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(CBS DFW) — A fourth stimulus check is still possible, with the third round of economic relief payments almost complete. Over 165 million payments of up to $1,400 per person have been sent out since the third stimulus package passed in mid-March. Another million paper checks and EIP cards are being issued this week. And many more plus-up payments, for those who didn’t receive what they were due, have also been sent. All of this covers most of the $422 billion set aside in President Biden’s $1.9 trillion American Rescue Plan.
These relief payments are part of a broad effort to lessen COVID’s economic impact on households and support the economy while the pandemic recovery continues. The stimulus package also extends unemployment benefits, enhances the child tax credit, and much more. The latest round of checks has followed the $1,200 CARES Act payments at the pandemic’s outset and the $600 payments from January.
In the first quarter of 2021, the U.S. economy grew at an annualized rate of 6.4 percent, faster than the 4.3 percent rate from the fourth quarter of 2020. The annual rate of growth could reach double-digits in the second quarter. The country’s gross domestic product (GDP), an estimate of economic activity in the economy, is close to where it was before the pandemic. Experts believe it will return to its pre-pandemic level this summer. According to the Bureau of Economic Analysis, “the increase in first quarter GDP reflected the continued economic recovery, reopening of establishments, and continued government response related to the COVID-19 pandemic.”
Large segments of the workforce have felt little economic impact from the pandemic. Many jobs performed at a desk in an office are just as easily performed at a desk in someone’s home. And with fewer outlets for spending, plus three stimulus checks, many Americans managed to save more money. The personal saving rate ballooned to 33.7 percent in April of 2020 and has remained well above pre-pandemic levels ever since. In March of 2021, it spiked again to 27.6 percent, likely due to the latest round of stimulus checks and tax refunds. Many households have accumulated much more savings than they had before the pandemic. With the economy opening up, that pent-up demand will continue to affect the broader economy.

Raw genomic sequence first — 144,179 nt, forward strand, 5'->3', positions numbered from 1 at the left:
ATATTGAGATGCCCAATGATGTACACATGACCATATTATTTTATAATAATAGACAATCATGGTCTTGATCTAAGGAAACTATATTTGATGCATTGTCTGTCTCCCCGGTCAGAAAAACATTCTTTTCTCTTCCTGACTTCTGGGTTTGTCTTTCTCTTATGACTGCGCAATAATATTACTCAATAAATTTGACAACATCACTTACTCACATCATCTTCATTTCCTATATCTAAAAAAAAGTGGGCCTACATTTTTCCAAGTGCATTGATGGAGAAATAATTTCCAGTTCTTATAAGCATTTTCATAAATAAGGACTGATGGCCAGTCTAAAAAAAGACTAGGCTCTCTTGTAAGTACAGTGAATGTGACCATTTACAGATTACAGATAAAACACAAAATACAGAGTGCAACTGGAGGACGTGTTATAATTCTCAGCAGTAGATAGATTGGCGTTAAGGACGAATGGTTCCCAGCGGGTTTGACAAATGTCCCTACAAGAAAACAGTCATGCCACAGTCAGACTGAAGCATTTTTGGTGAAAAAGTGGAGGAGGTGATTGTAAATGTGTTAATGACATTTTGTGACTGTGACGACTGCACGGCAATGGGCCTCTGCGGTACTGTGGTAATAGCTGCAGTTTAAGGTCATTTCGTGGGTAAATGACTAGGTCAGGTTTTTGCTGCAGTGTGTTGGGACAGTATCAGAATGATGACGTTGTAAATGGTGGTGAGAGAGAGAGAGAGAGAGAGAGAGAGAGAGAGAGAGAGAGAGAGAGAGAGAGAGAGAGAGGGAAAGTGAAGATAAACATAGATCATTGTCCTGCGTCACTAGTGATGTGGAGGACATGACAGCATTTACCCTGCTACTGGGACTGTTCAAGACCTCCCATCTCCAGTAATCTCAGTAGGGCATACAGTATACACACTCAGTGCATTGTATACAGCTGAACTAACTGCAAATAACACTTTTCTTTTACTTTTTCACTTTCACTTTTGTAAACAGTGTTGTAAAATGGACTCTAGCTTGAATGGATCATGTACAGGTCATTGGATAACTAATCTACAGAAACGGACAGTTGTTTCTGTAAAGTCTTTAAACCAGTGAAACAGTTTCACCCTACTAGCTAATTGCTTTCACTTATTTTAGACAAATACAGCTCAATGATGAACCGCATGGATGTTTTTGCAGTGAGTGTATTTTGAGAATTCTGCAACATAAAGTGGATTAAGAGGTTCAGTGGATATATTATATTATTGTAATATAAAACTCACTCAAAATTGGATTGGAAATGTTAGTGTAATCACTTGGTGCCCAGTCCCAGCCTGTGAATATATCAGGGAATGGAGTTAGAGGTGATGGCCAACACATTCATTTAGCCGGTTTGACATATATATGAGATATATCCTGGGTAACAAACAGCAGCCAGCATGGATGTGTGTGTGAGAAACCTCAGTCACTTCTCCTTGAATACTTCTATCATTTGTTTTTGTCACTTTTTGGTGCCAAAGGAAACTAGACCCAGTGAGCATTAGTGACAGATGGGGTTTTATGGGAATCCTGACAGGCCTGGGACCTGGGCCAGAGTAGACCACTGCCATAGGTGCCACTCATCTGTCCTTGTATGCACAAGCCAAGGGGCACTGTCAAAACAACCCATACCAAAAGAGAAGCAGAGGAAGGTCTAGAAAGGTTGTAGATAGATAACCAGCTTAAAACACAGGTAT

The housing market has also surged, as people stuck at home realized the limitations of their living space. The National Association of Realtors recently reported that the national median sales price for a home hit $329,100 in March, up 17.2 percent from March of 2020. That number rose in every region of the country. Much of that rise was likely pushed by houses priced above the median. Housing inventory increased slightly over February, but was still down 28.2 percent year over year. And of the homes that sold in March, 83 percent were for sale for less than a month.
$2,000 monthly payments until the pandemic is over. https://t.co/6tuia6prFJ
— Ilhan Omar (@IlhanMN) January 28, 2021
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